We can't take worldly wealth with us after death, but the things that matter most can't be kept in a tomb. If we set our hearts on our relationships including service to others, on developing knowledge and refining our characters, then 'ye shall be the richest of all people', the Lord has said, 'for ye shall have the riches of eternity' (D&C 38:39).

Which leads us to a final question: if riches are a bad thing, why have so many of the Lord's anointed been wealthy? Or really, why have any of them been so well off?

Abraham filled entire valleys with his livestock and had an army of servants at his command large enough to invade Sodom and rescue Lot. Joseph was among the most senior leaders of a prosperous Egypt. Lehi left considerable gold and silver when he left Jerusalem. Many of the apostles and other leaders in the Church today have had prosperous careers as lawyers, pilots, engineers, doctors, professors and businessmen.

Jacob taught, 'Before ye seek for riches, seek ye for the kingdom of God. And after ye have obtained a hope in Christ ye shall obtain riches, if ye seek them; and ye will seek them for the intent to do good' (Jacob 2:18-19). Here again we see the instruction to lay up treasures in heaven first as we pursue the kingdom of God through righteous living, but Jacob adds that after we have done this riches will come if we seek them.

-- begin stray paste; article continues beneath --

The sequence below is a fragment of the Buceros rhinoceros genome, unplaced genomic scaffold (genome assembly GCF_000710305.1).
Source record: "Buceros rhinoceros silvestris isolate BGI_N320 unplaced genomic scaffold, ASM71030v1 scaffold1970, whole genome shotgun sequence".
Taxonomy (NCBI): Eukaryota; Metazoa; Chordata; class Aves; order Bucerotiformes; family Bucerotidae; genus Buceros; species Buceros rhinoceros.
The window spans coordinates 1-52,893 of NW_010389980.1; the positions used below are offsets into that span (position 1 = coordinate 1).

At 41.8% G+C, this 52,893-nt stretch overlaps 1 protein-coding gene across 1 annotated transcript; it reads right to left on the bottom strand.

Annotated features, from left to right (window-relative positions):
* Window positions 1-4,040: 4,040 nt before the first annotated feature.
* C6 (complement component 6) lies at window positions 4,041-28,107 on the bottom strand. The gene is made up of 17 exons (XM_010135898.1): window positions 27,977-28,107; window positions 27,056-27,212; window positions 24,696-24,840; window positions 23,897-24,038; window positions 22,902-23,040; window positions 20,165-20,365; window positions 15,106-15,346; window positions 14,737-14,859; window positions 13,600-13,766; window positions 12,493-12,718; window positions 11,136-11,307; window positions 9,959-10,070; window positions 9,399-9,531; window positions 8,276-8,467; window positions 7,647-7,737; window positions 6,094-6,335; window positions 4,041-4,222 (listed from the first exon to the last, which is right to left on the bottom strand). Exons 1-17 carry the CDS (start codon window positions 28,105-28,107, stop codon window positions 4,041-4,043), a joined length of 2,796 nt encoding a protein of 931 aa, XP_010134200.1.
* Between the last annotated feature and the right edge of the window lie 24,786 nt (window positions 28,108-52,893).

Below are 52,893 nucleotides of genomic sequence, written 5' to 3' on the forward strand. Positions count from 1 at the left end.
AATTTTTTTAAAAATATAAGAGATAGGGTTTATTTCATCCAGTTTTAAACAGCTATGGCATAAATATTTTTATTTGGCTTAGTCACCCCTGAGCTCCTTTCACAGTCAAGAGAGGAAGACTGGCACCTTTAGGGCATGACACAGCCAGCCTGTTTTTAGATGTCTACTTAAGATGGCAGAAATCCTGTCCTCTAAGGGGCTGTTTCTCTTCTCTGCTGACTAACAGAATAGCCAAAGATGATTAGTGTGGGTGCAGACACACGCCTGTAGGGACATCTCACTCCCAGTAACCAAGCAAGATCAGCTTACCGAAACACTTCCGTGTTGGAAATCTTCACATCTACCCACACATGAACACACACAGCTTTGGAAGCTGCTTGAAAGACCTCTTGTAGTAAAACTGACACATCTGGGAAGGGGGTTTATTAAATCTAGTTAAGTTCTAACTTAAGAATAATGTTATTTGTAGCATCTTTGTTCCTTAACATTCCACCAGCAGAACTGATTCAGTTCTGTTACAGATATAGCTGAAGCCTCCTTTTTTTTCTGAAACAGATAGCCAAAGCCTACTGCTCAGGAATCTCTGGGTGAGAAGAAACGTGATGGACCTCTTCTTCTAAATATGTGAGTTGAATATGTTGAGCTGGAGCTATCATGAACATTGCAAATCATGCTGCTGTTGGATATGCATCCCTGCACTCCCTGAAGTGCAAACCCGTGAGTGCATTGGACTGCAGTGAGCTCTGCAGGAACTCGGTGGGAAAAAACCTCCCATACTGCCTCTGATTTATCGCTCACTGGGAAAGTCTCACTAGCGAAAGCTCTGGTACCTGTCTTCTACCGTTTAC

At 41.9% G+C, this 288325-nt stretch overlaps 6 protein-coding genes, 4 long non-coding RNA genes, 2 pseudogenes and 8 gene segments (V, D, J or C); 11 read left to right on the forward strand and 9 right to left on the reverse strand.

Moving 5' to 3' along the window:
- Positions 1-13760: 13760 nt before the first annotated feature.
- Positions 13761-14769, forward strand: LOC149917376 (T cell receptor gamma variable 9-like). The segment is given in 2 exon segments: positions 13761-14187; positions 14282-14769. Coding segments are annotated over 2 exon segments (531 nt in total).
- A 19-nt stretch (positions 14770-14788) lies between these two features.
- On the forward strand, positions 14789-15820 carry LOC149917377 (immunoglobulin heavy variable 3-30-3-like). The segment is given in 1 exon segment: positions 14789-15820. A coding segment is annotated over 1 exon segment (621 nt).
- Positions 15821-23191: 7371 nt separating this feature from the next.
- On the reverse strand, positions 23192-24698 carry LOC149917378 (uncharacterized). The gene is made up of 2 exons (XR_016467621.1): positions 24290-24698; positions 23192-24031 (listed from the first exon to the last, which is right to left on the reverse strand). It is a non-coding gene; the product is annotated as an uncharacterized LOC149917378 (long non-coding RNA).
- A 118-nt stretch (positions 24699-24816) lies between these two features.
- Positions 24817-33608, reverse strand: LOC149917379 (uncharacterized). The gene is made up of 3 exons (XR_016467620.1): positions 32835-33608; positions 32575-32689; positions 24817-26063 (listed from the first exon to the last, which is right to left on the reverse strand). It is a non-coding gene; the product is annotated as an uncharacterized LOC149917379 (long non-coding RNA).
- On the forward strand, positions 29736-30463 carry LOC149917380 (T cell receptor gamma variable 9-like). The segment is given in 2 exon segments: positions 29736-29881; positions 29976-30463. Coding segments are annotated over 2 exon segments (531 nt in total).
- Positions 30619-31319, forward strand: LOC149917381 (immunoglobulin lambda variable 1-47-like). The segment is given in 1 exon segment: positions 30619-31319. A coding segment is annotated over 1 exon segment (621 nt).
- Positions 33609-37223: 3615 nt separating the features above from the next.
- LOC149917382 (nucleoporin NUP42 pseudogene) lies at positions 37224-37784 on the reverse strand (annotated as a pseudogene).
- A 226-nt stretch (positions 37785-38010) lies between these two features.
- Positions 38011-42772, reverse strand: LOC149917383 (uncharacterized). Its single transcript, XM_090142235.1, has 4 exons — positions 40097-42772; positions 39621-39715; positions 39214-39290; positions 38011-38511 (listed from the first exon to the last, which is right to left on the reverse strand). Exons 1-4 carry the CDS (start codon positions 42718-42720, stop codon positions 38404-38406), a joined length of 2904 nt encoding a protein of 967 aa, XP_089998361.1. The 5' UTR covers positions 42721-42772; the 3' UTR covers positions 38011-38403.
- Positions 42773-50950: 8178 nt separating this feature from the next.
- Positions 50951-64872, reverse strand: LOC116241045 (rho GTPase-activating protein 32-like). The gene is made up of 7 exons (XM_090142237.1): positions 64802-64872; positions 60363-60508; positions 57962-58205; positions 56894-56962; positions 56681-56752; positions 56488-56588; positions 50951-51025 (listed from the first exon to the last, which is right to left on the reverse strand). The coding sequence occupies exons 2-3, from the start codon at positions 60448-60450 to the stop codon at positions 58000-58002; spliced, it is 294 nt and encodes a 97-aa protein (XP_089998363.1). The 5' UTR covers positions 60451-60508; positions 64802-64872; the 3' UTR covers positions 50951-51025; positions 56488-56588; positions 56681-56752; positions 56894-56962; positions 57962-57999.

That the riches of earth follow the pursuit of heavenly treasures is neither coincidence nor a case of getting gold bars dumped on us randomly because we said our prayers and watched a session of conference this year. We know that 'there is a law, irrevocably decreed in heaven before the foundations of this world, upon which all blessings are predicated-- And when we obtain any blessing from God, it is by obedience to that law upon which it is predicated' (D&C 130:20-21).

In many cases, relative wealth is the natural consequence of a life focused on relationships, knowledge, and self-improvement. This statistical relationship has significant support. The U.S. Bureau of Labor Statistics estimates that 70 percent of all jobs are found through networking. People with doctorate degrees are five times less likely to be unemployed and make more than four times as much annual income on average than a high school dropout. In other words, people focused on what matters most-- relationships, knowledge and character--are more likely on average to find good work, keep good work, and do good work.

If we treasure the treasures of heaven, spreading the good fortune of our riches will be a part of who we are. We will use our riches for the intent to do good-- to clothe the naked, and to feed the hungry, and to liberate the captive, and administer to the sick and the afflicted-- and our wealth will not be a curse but a great blessing to the kingdom of God.

We will also need to continue to be diligent. Speaking to the earliest of the modern saints in 1831, most of whom were very poor but whose collective posterity is among the wealthiest on earth, the Lord cautioned not to treasure our treasure: 'It must needs be that the riches of the earth are mine to give,' he taught. 'But beware of pride, lest ye become as the Nephites of old' (D&C 38:39).

It is too late for Abd Al-Rahman III to add happy days to his life; but yours are still adding up. The only question left is what you'll choose to treasure in your heart-- and how happy you will be with your treasure.